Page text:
Arginine vasotocin regulation of interspecific cooperative behaviour in a cleaner fish.PLoS One. 2012; 7(7):e39583.Plos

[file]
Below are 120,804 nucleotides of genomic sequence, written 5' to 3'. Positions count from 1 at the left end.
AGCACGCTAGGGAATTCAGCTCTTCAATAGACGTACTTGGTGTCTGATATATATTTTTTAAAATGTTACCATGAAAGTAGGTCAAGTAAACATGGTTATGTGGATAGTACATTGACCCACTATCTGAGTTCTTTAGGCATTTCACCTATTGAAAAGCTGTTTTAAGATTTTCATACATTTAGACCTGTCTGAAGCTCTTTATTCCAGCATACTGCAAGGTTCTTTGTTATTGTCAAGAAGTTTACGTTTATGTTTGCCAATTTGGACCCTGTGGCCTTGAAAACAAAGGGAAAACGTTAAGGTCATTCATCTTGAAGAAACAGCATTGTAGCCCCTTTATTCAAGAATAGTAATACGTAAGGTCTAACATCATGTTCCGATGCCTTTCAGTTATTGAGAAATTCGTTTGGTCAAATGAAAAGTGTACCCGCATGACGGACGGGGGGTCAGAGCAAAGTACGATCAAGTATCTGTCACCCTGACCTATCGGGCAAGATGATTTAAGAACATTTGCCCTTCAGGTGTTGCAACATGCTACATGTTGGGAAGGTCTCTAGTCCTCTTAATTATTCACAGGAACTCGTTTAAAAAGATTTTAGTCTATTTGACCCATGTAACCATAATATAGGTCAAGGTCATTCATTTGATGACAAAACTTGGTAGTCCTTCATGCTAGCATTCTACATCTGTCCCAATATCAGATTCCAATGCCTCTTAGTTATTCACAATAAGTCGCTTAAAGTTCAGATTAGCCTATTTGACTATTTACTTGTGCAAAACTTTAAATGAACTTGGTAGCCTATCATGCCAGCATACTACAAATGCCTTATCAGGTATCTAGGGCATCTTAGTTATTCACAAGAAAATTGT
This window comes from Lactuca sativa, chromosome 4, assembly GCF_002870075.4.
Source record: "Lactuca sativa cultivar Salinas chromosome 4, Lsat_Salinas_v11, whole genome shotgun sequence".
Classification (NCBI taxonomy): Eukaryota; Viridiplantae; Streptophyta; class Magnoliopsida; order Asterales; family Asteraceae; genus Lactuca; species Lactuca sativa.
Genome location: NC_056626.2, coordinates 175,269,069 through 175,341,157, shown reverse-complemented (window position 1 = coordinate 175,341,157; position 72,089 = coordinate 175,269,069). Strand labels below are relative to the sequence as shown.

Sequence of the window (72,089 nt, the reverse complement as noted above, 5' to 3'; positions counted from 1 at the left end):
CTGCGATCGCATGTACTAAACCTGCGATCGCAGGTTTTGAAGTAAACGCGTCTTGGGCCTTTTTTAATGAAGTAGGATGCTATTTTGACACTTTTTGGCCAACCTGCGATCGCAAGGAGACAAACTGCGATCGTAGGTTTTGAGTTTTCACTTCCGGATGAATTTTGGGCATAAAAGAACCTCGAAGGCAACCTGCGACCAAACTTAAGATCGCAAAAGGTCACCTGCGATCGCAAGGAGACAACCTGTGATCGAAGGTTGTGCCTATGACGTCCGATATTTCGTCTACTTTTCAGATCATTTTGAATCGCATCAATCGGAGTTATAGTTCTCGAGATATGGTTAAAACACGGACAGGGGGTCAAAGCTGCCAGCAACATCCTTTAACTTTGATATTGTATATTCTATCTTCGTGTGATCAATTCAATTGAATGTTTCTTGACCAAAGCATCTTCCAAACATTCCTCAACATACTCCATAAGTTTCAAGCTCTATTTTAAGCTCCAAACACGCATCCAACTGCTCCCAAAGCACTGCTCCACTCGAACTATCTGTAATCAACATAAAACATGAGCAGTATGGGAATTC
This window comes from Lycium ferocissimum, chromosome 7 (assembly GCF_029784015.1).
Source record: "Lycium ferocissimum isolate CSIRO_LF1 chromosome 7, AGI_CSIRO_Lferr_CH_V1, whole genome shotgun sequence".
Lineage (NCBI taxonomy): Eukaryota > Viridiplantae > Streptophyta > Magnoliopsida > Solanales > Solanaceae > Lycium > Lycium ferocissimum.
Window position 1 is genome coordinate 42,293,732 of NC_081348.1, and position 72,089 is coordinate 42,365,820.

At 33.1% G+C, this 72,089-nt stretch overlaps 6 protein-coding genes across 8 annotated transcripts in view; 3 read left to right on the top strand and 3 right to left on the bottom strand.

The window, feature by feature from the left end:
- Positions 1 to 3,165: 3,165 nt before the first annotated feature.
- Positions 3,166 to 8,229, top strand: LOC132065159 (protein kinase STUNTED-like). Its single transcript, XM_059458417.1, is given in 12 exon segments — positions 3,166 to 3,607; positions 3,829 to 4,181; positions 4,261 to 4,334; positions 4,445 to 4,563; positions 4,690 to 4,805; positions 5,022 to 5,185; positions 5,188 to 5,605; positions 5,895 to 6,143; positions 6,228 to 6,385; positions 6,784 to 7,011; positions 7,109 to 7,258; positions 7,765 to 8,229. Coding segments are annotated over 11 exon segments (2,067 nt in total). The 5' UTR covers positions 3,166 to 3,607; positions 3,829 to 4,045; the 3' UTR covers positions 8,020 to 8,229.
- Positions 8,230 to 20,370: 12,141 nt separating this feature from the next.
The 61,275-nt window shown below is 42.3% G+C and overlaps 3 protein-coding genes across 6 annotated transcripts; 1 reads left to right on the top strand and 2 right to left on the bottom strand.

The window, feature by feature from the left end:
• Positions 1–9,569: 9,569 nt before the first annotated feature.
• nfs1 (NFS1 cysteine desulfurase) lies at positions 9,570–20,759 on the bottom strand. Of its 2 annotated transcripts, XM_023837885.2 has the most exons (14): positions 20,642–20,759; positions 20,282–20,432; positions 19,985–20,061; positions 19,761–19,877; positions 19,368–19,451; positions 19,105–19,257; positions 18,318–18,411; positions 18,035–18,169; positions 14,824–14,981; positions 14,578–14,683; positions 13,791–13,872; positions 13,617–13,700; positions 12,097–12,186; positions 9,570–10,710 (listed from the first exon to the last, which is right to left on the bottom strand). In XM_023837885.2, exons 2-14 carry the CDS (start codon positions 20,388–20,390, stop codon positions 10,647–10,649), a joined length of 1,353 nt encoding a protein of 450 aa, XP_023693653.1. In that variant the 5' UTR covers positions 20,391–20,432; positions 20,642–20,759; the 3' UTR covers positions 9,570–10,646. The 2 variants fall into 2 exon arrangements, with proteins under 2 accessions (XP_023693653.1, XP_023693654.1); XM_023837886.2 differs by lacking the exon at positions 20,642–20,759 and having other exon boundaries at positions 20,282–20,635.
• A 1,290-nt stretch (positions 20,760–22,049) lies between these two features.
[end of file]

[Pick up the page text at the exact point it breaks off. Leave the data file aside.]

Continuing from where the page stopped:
In an interspecific cooperative context, individuals must be prepared to tolerate close interactive proximity to other species but also need to be able to respond to relevant social stimuli in the most appropriate manner. The neuropeptides vasopressin and oxytocin and their non-mammalian homologues have been implicated in the evolution of sociality and in the regulation of social behaviour across vertebrates. However, little is known about the underlying physiological mechanisms of interspecific cooperative interactions. In interspecific cleaning mutualisms, interactions functionally resemble most intraspecific social interactions. Here we provide the first empirical evidence that arginine vasotocin (AVT), a non-mammalian homologue of arginine vasopressin (AVP), plays a critical role as moderator of interspecific behaviour in the best studied and ubiquitous marine cleaning mutualism involving the Indo-Pacific bluestreak cleaner wrasse Labroides dimidiatus. Exogenous administration of AVT caused a substantial decrease of most interspecific cleaning activities, without similarly affecting the expression of conspecific directed behaviour, which suggests a differential effect of AVT on cleaning behaviour and not a general effect on social behaviour. Furthermore, the AVP-V1a receptor antagonist (manning compound) induced a higher likelihood for cleaners to engage in cleaning interactions and also to increase their levels of dishonesty towards clients. The present findings extend the knowledge of neuropeptide effects on social interactions beyond the study of their influence on conspecific social behaviour. Our evidence demonstrates that AVT pathways might play a pivotal role in the regulation of interspecific cooperative behaviour and conspecific social behaviour among stabilized pairs of cleaner fish. Moreover, our results suggest that the role of AVT as a neurochemical regulator of social behaviour may have been co-opted in the evolution of cooperative behaviour in an interspecific context, a hypothesis that is amenable to further testing on the potential direct central mechanism involved.